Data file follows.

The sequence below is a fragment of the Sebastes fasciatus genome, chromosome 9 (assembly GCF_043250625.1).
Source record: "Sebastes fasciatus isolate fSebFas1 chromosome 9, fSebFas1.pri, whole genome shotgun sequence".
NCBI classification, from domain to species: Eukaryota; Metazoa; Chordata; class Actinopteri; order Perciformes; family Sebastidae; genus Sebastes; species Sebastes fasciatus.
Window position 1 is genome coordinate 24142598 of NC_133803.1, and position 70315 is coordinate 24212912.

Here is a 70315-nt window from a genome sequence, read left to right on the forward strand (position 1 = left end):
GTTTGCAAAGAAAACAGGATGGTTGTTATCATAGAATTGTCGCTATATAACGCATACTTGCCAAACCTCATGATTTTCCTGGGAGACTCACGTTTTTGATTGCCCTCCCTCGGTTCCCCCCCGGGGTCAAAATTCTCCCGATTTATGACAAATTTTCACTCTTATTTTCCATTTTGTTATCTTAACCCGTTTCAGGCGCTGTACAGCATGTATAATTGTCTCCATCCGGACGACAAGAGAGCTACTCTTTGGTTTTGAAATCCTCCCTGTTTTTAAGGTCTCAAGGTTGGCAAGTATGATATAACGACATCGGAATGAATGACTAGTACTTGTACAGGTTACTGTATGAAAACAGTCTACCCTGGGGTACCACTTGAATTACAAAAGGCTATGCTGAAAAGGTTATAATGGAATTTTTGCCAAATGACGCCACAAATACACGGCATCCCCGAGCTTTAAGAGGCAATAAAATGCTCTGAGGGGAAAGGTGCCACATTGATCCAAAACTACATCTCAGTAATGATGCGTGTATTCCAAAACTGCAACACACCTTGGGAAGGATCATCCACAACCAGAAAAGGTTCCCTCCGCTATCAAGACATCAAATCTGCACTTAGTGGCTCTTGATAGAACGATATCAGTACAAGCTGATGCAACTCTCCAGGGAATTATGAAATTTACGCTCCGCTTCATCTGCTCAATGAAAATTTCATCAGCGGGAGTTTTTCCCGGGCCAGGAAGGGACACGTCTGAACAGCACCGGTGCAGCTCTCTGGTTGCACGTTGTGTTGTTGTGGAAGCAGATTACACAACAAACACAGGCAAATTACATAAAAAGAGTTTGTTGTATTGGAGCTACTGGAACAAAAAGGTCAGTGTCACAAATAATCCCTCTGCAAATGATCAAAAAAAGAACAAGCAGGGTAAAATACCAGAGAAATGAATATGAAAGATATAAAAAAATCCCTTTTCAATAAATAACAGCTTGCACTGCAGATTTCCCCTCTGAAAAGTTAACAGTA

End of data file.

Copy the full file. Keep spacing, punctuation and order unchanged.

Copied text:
The sequence below is a fragment of the Sebastes fasciatus genome, chromosome 9 (assembly GCF_043250625.1).
Source record: "Sebastes fasciatus isolate fSebFas1 chromosome 9, fSebFas1.pri, whole genome shotgun sequence".
NCBI classification, from domain to species: Eukaryota; Metazoa; Chordata; class Actinopteri; order Perciformes; family Sebastidae; genus Sebastes; species Sebastes fasciatus.
Window position 1 is genome coordinate 24142598 of NC_133803.1, and position 70315 is coordinate 24212912.

Here is a 70315-nt window from a genome sequence, read left to right on the forward strand (position 1 = left end):
GTTTGCAAAGAAAACAGGATGGTTGTTATCATAGAATTGTCGCTATATAACGCATACTTGCCAAACCTCATGATTTTCCTGGGAGACTCACGTTTTTGATTGCCCTCCCTCGGTTCCCCCCCGGGGTCAAAATTCTCCCGATTTATGACAAATTTTCACTCTTATTTTCCATTTTGTTATCTTAACCCGTTTCAGGCGCTGTACAGCATGTATAATTGTCTCCATCCGGACGACAAGAGAGCTACTCTTTGGTTTTGAAATCCTCCCTGTTTTTAAGGTCTCAAGGTTGGCAAGTATGATATAACGACATCGGAATGAATGACTAGTACTTGTACAGGTTACTGTATGAAAACAGTCTACCCTGGGGTACCACTTGAATTACAAAAGGCTATGCTGAAAAGGTTATAATGGAATTTTTGCCAAATGACGCCACAAATACACGGCATCCCCGAGCTTTAAGAGGCAATAAAATGCTCTGAGGGGAAAGGTGCCACATTGATCCAAAACTACATCTCAGTAATGATGCGTGTATTCCAAAACTGCAACACACCTTGGGAAGGATCATCCACAACCAGAAAAGGTTCCCTCCGCTATCAAGACATCAAATCTGCACTTAGTGGCTCTTGATAGAACGATATCAGTACAAGCTGATGCAACTCTCCAGGGAATTATGAAATTTACGCTCCGCTTCATCTGCTCAATGAAAATTTCATCAGCGGGAGTTTTTCCCGGGCCAGGAAGGGACACGTCTGAACAGCACCGGTGCAGCTCTCTGGTTGCACGTTGTGTTGTTGTGGAAGCAGATTACACAACAAACACAGGCAAATTACATAAAAAGAGTTTGTTGTATTGGAGCTACTGGAACAAAAAGGTCAGTGTCACAAATAATCCCTCTGCAAATGATCAAAAAAAGAACAAGCAGGGTAAAATACCAGAGAAATGAATATGAAAGATATAAAAAAATCCCTTTTCAATAAATAACAGCTTGCACTGCAGATTTCCCCTCTGAAAAGTTAACAGTA